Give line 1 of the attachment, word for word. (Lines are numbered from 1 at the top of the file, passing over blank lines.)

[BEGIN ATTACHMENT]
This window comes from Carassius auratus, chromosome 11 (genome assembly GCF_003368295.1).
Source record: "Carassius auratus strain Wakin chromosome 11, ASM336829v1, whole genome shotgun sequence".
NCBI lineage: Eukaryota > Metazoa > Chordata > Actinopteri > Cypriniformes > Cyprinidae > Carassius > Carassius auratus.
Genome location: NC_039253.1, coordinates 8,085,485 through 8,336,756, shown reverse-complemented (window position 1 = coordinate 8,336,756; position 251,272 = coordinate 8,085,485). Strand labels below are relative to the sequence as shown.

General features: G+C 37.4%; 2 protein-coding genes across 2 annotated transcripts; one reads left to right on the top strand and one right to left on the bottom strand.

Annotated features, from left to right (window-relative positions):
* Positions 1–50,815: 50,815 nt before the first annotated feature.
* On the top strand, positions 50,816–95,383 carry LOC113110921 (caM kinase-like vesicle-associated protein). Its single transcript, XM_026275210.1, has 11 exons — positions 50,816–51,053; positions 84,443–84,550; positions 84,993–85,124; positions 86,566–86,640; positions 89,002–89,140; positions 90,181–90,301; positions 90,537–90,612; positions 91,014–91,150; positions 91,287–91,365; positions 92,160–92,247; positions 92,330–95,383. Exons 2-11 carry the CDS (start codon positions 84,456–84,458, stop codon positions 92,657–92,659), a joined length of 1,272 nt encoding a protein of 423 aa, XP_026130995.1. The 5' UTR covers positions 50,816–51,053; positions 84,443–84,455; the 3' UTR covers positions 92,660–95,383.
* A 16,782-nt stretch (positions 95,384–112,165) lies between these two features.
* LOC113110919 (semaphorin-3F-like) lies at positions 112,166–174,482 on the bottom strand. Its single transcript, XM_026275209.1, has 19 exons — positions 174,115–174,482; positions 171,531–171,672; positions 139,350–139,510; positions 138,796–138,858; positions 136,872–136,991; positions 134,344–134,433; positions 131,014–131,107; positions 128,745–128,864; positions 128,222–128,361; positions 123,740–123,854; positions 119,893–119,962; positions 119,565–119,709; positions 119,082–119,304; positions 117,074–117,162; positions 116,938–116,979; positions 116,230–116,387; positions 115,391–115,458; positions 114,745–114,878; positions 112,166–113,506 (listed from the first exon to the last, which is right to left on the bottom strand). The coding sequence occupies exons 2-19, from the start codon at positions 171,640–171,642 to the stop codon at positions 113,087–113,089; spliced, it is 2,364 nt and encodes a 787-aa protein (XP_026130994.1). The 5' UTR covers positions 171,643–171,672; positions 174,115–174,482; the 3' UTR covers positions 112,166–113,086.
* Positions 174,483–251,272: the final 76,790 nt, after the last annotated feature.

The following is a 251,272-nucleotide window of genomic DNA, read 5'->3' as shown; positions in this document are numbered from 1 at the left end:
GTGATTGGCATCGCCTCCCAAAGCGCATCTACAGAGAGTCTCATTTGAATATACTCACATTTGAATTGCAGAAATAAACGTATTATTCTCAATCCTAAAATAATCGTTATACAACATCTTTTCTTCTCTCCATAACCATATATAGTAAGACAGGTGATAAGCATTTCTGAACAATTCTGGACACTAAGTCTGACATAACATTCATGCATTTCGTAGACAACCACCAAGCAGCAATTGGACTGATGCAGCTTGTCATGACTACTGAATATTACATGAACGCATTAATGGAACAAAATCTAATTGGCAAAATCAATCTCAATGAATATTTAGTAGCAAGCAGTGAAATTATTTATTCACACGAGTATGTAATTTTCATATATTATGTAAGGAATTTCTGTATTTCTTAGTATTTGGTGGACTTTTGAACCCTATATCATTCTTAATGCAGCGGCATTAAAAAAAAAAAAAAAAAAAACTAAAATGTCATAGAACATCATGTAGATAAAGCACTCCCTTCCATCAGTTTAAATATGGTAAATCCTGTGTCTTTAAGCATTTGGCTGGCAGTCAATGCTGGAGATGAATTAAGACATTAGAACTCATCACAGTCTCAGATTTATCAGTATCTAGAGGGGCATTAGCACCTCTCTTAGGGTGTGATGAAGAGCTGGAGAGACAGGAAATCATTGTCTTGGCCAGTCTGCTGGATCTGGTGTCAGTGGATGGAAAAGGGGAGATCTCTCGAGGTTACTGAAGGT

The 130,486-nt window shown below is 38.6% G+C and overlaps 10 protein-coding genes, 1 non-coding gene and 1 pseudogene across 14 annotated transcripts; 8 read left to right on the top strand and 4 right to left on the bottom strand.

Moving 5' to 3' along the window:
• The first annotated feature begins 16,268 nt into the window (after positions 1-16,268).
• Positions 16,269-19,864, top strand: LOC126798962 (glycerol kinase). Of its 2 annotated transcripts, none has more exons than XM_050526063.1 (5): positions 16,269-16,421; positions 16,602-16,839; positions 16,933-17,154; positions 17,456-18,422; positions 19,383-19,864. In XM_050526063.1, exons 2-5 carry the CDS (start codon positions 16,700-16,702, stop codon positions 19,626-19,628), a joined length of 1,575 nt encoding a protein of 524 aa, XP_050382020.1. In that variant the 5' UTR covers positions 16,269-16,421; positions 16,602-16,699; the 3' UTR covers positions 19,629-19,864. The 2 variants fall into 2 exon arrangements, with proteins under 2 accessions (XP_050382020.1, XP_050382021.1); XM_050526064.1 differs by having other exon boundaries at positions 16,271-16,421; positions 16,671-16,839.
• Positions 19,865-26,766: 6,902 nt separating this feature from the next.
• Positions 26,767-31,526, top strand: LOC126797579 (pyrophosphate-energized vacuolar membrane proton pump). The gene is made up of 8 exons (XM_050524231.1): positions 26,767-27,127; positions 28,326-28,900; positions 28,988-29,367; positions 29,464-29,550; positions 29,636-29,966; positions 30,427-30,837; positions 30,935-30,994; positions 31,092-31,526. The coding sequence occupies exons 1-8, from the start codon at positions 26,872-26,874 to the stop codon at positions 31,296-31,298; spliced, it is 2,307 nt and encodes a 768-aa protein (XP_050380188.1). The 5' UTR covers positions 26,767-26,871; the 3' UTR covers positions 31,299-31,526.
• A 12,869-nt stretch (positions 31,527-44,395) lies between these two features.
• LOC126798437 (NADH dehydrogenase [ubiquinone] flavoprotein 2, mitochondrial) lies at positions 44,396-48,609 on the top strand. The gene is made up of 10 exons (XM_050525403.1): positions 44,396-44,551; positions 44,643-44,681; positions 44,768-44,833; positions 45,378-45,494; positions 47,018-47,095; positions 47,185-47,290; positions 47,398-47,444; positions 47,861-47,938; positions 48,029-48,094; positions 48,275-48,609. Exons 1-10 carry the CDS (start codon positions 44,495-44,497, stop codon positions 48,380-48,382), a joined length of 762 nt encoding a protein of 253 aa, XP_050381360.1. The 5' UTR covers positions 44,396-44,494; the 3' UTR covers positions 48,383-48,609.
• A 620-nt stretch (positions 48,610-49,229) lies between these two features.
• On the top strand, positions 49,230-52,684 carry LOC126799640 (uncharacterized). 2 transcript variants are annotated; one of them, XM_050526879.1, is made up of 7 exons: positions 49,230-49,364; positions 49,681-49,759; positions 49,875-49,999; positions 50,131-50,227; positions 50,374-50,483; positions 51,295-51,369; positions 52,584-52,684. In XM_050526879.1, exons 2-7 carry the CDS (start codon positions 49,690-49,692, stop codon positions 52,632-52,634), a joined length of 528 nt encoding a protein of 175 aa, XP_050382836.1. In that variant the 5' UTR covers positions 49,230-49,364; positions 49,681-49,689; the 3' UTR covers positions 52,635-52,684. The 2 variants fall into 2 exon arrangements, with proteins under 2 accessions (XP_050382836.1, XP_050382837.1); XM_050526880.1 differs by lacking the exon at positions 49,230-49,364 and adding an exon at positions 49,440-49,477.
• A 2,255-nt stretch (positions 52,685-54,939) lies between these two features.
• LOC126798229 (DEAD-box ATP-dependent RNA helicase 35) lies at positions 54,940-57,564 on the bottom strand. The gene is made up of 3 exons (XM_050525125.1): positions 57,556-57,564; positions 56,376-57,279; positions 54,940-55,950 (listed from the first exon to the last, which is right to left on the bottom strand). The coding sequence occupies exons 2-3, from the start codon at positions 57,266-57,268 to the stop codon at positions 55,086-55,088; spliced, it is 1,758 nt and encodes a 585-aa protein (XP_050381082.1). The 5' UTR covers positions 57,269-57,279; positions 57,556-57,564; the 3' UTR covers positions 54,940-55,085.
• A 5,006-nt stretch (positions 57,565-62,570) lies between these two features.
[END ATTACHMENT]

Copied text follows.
This window comes from Carassius auratus, chromosome 11 (genome assembly GCF_003368295.1).